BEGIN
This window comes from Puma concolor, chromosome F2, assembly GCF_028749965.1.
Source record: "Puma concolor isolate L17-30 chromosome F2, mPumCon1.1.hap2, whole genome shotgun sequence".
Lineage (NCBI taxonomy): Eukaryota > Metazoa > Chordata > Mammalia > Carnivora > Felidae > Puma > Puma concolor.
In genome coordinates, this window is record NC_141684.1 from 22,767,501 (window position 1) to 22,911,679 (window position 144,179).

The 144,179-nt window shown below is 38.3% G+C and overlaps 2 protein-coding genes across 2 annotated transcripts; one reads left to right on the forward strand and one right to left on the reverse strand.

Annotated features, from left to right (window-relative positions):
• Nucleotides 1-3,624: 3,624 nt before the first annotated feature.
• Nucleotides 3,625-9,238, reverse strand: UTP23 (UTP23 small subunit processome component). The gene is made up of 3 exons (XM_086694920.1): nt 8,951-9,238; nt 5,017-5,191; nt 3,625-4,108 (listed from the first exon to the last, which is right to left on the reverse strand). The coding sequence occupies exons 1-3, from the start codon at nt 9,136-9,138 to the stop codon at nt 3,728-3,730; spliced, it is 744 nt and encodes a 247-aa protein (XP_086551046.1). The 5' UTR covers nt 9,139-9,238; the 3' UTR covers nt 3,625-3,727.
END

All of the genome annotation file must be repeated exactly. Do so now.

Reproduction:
This window comes from Puma concolor, chromosome F2, assembly GCF_028749965.1.
Source record: "Puma concolor isolate L17-30 chromosome F2, mPumCon1.1.hap2, whole genome shotgun sequence".
Lineage (NCBI taxonomy): Eukaryota > Metazoa > Chordata > Mammalia > Carnivora > Felidae > Puma > Puma concolor.
In genome coordinates, this window is record NC_141684.1 from 22,767,501 (window position 1) to 22,911,679 (window position 144,179).

The 144,179-nt window shown below is 38.3% G+C and overlaps 2 protein-coding genes across 2 annotated transcripts; one reads left to right on the forward strand and one right to left on the reverse strand.

Annotated features, from left to right (window-relative positions):
• Nucleotides 1-3,624: 3,624 nt before the first annotated feature.
• Nucleotides 3,625-9,238, reverse strand: UTP23 (UTP23 small subunit processome component). The gene is made up of 3 exons (XM_086694920.1): nt 8,951-9,238; nt 5,017-5,191; nt 3,625-4,108 (listed from the first exon to the last, which is right to left on the reverse strand). The coding sequence occupies exons 1-3, from the start codon at nt 9,136-9,138 to the stop codon at nt 3,728-3,730; spliced, it is 744 nt and encodes a 247-aa protein (XP_086551046.1). The 5' UTR covers nt 9,139-9,238; the 3' UTR covers nt 3,625-3,727.